Appellant argues that respondent unilaterally dissipated $132,000 of personal property and other marital assets during the separation and argues that respondent should be held accountable for those to appellant. Trial courts have broad discretion regarding the division of property in marriage dissolutions, and will be reversed only for a clear abuse of discretion. Crosby v. Crosby, 587 N.W.2d 292, 296 (Minn. App. 1998), review denied (Minn. Feb. 18, 1999). If a party in a martial dissolution “transferred, encumbered, concealed or disposed of marital assets,” the party will be held accountable by the court unless it was “in the usual course of business or for the necessities of life.” Minn. Stat. § 518.58, subd. 1a (2000).
The history of the parties’ spending habits shows that their expenses exceeded their income, forcing them into debt. The district court found that before the separation in June of 1996, respondent sold his SEP account, the Michael Foods stock, the Jet Ski, the universal gym, selling the piano and a Rainbow play system to pay some of the joint debt. Respondent also admitted he traded the Nordic track machine for haircuts for their children, and sold the riding lawn mower in the summer of 1997 to send their children to summer camp. Finally, a sculpture remained with the house and was sold with it as a fixture. Because respondent disposed of marital assets in the usual course of business to pay off joint debt and for their children’s necessities, respondent should not be held accountable. Accordingly, the district court did not abuse its discretion.
Appellant argues that the district court erred in retroactively modifying maintenance and child support and in forgiving respondent’s arrearages. Appellant also argues that respondent has the ability to pay, and has failed to show that appellant’s need for maintenance and child support was any less at the time of the temporary orders. Retroactive modification of a maintenance order is within the discretion of a district court. Guyer v. Guyer, 587 N.W.2d 856, 859 (Minn. App. 1999). The district court has broad discretion in setting the effective date of a modified support order. Borcherding v. Borcherding, 566 N.W.2d 90, 93 (Minn. App. 1997). Under Minn. Stat. § 518.64, subd. 2(d) (2000), a district court has the discretion to order a modification retroactive during the time in which the petitioning party has a motion pending. Modification can be applied to an earlier date if a court finds material misrepresentation and/or fraud, by an opposing party. Id. In its finding of fact, the district court stated that appellant “committed material misrepresentations and fraud upon the court” and accordingly, “all claimed arrearages of child support and spousal maintenance should be discharged, rendered void, or otherwise forgiven by the court under these circumstances.” The record supports this analysis. Appellant: (1) intentionally misrepresented respondent’s income as $900,000; (2) indicated that she was unemployed in her affidavit when in actuality, she was employed at Christopher Cardozo at the time of signing that affidavit; and (3) appeared in court in a neck brace claimed she was unable to work because of a neck injury. Appellant, however, was not able to produce a medical opinion of her condition or documentation of her alleged neck injury which allegedly prevented her from working, and did not wear her neck brace when she was in New York City for work after the accident but prior to the court appearance. Finally, appellant never disclosed her employment situation or income following the May 2, 1997 hearing until June 1998, just before respondent’s motion for modification. Based on appellant’s misrepresentations, the district court did not err in retroactively modifying child support and maintenance payments.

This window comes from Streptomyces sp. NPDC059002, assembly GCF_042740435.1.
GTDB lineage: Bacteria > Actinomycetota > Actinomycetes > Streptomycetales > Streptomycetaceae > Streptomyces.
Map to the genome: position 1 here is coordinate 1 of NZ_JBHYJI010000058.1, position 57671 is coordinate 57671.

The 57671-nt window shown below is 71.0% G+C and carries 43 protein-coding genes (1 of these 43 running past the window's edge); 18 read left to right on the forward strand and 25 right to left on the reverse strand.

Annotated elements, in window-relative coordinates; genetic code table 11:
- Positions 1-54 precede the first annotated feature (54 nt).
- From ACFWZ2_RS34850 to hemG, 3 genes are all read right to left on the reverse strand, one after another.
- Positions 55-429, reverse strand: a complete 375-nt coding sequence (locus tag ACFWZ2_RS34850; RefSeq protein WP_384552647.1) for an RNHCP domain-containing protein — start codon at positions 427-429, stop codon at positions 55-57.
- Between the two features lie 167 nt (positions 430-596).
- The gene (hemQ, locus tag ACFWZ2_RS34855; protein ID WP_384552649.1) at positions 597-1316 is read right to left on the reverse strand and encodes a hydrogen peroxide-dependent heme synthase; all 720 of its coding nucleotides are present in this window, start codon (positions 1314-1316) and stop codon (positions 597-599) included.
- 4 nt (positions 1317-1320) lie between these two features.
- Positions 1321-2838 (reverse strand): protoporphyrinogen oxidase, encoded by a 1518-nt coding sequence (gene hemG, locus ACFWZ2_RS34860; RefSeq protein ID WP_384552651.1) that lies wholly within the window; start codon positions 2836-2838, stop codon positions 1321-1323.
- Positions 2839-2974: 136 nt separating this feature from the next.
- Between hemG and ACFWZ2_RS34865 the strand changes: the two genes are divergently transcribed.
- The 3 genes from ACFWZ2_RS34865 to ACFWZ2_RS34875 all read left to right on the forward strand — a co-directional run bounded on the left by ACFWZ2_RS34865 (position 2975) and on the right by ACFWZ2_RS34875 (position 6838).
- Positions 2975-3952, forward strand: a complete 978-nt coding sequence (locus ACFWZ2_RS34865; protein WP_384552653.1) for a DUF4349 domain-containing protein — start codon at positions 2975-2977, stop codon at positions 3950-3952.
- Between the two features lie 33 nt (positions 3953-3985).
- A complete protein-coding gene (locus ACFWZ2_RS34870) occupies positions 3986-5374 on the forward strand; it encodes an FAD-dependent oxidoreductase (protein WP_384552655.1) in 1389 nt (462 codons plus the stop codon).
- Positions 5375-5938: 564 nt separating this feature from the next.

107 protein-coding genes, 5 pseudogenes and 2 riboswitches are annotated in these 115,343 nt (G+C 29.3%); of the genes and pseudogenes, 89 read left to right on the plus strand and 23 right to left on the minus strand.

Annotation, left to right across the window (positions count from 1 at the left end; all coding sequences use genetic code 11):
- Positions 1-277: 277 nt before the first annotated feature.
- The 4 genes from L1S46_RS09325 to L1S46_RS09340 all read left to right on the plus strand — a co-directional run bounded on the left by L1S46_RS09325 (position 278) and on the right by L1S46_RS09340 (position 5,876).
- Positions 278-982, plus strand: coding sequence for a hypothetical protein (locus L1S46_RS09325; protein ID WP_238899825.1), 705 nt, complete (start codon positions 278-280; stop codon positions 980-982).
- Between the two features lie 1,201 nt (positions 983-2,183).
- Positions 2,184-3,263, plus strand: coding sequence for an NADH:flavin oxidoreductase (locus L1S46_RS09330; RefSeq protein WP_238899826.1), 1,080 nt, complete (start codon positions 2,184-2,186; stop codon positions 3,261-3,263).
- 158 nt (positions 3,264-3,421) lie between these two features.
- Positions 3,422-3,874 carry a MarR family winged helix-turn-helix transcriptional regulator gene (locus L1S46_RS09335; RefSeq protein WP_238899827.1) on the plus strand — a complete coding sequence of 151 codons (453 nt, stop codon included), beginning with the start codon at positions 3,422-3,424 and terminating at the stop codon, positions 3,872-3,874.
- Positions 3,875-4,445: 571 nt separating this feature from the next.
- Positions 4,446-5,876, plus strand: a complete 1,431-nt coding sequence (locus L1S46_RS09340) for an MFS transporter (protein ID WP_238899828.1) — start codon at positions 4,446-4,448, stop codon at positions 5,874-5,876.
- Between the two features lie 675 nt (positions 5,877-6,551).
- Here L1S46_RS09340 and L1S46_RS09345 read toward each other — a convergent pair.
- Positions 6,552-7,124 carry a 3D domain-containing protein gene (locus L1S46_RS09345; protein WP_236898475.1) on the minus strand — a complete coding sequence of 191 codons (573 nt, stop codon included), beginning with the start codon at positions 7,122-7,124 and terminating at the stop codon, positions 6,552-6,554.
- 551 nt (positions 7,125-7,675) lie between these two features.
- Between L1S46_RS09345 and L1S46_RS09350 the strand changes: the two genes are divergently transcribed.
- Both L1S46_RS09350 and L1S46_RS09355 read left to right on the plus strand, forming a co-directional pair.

This court will uphold a district court’s denial of a request for attorney fees absent an abuse of discretion by that court. Walker v. Walker, 553 N.W.2d 90, 97 (Minn. App. 1996).
[T]he failure to award attorney fees cannot be characterized * * * as an abuse of discretion where the property and income of the parties, following the reapportionment of the martial property and the award of permanent maintenance, should be relatively evenly balanced.
Nardini v. Nardini, 414 N.W.2d 184, 199 (Minn. 1987)
In denying appellant’s request for attorney fees, the district court found that
“[appellant] has not met her burden of showing that [r]espondent has the ability to pay her fees. Further, petitioner [appellant] contributed to the length of these proceedings by her multifarious and creative answers throughout trial. Each party shall bear their own costs and attorney’s fees.”
The record supports this finding. Because the record shows that appellant cannot prove her burden and has not made a good faith assertion for attorney fees, the district court has not abused its discretion.
* Retired judge of the Minnesota Court of Appeals, serving by appointment pursuant to Minn. Const. art. VI, § 10.